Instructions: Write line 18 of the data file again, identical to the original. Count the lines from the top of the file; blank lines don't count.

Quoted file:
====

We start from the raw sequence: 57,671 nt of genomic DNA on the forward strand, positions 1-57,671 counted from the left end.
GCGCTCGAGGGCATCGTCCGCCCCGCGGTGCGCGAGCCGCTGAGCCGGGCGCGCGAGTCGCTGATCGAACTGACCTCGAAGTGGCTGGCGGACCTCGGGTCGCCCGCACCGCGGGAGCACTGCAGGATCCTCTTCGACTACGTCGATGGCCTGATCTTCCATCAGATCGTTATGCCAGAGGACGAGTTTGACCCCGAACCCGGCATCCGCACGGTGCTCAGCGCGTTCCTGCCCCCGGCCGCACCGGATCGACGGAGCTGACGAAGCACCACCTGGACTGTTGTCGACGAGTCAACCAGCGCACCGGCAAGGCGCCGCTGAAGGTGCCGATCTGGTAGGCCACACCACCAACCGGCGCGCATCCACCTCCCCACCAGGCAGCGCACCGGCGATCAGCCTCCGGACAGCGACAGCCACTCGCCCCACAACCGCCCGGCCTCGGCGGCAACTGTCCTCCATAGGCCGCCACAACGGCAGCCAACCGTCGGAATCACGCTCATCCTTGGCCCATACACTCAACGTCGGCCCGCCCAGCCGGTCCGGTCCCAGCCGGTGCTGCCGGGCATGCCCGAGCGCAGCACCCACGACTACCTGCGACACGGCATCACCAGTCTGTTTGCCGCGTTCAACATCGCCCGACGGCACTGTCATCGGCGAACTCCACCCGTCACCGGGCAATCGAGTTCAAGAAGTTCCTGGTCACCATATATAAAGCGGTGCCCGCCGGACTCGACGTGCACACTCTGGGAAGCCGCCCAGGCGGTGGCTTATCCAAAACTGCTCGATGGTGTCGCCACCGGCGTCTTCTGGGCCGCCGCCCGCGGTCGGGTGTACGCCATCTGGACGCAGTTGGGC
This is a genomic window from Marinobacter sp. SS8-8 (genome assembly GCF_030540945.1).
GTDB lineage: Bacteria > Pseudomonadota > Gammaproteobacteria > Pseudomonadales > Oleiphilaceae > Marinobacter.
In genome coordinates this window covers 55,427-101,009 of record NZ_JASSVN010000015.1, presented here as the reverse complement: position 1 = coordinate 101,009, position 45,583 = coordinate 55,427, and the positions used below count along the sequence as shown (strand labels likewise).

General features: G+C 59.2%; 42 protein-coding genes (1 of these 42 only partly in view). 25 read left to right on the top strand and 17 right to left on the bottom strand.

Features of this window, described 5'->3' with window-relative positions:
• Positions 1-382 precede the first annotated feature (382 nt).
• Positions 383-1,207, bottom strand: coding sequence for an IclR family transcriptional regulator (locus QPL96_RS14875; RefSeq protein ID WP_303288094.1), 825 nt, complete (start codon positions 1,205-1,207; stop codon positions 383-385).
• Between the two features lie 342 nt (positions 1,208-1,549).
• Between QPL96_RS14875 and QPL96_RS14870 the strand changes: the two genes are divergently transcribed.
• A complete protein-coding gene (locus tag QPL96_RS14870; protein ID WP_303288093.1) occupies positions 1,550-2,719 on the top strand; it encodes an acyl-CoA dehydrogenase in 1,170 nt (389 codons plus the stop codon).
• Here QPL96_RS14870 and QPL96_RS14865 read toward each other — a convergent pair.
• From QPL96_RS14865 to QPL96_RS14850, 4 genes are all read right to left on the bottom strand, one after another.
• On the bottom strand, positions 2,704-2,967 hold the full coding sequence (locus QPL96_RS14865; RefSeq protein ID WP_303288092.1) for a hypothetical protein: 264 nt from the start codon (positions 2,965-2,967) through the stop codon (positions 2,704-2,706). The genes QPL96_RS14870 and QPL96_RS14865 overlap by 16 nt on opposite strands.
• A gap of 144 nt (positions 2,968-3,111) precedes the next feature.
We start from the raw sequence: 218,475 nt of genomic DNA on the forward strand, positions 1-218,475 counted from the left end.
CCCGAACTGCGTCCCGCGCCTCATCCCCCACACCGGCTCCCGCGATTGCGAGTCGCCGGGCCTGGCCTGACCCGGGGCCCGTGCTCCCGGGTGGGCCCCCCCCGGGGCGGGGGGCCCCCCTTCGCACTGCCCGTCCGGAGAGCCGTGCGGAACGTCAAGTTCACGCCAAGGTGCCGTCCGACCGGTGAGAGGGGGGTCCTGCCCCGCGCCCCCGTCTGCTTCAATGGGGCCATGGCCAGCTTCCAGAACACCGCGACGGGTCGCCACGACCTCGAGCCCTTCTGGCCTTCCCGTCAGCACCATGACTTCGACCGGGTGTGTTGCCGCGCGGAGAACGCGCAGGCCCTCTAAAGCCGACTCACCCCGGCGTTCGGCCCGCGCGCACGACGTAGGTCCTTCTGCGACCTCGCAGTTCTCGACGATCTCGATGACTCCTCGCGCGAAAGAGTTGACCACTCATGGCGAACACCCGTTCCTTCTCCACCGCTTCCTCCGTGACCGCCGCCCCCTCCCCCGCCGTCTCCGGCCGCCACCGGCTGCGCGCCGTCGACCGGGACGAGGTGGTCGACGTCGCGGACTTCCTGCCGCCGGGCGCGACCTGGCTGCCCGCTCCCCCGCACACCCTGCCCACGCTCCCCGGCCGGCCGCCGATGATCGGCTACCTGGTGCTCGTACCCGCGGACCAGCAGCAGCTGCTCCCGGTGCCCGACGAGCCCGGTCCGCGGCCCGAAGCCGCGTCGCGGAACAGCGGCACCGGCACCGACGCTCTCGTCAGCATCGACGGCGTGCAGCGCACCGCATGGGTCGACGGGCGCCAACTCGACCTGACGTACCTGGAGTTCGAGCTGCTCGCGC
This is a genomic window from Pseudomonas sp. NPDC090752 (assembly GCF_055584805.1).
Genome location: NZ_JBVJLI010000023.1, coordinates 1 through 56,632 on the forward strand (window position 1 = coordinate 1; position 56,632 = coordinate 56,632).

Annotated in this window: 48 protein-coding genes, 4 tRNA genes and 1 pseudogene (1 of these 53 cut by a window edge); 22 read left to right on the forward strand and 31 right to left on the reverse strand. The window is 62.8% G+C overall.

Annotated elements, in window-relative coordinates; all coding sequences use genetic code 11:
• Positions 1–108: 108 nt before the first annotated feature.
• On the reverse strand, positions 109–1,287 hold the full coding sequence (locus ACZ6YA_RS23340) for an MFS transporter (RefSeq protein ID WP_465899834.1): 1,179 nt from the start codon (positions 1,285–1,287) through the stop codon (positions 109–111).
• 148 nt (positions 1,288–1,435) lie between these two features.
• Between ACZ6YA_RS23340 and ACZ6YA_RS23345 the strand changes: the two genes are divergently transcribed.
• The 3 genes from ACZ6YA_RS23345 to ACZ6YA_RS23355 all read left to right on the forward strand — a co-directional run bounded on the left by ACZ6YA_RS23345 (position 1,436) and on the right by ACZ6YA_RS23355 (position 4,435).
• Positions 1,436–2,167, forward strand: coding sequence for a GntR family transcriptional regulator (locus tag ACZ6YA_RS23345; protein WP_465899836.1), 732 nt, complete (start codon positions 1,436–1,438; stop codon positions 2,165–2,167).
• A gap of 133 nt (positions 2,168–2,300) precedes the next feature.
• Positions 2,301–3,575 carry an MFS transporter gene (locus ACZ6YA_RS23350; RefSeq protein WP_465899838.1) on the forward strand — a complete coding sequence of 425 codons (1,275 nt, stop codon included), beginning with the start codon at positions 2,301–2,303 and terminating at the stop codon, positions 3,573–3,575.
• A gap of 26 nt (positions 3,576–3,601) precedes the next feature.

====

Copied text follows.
CCCGAACTGCGTCCCGCGCCTCATCCCCCACACCGGCTCCCGCGATTGCGAGTCGCCGGGCCTGGCCTGACCCGGGGCCCGTGCTCCCGGGTGGGCCCCCCCCGGGGCGGGGGGCCCCCCTTCGCACTGCCCGTCCGGAGAGCCGTGCGGAACGTCAAGTTCACGCCAAGGTGCCGTCCGACCGGTGAGAGGGGGGTCCTGCCCCGCGCCCCCGTCTGCTTCAATGGGGCCATGGCCAGCTTCCAGAACACCGCGACGGGTCGCCACGACCTCGAGCCCTTCTGGCCTTCCCGTCAGCACCATGACTTCGACCGGGTGTGTTGCCGCGCGGAGAACGCGCAGGCCCTCTAAAGCCGACTCACCCCGGCGTTCGGCCCGCGCGCACGACGTAGGTCCTTCTGCGACCTCGCAGTTCTCGACGATCTCGATGACTCCTCGCGCGAAAGAGTTGACCACTCATGGCGAACACCCGTTCCTTCTCCACCGCTTCCTCCGTGACCGCCGCCCCCTCCCCCGCCGTCTCCGGCCGCCACCGGCTGCGCGCCGTCGACCGGGACGAGGTGGTCGACGTCGCGGACTTCCTGCCGCCGGGCGCGACCTGGCTGCCCGCTCCCCCGCACACCCTGCCCACGCTCCCCGGCCGGCCGCCGATGATCGGCTACCTGGTGCTCGTACCCGCGGACCAGCAGCAGCTGCTCCCGGTGCCCGACGAGCCCGGTCCGCGGCCCGAAGCCGCGTCGCGGAACAGCGGCACCGGCACCGACGCTCTCGTCAGCATCGACGGCGTGCAGCGCACCGCATGGGTCGACGGGCGCCAACTCGACCTGACGTACCTGGAGTTCGAGCTGCTCGCGC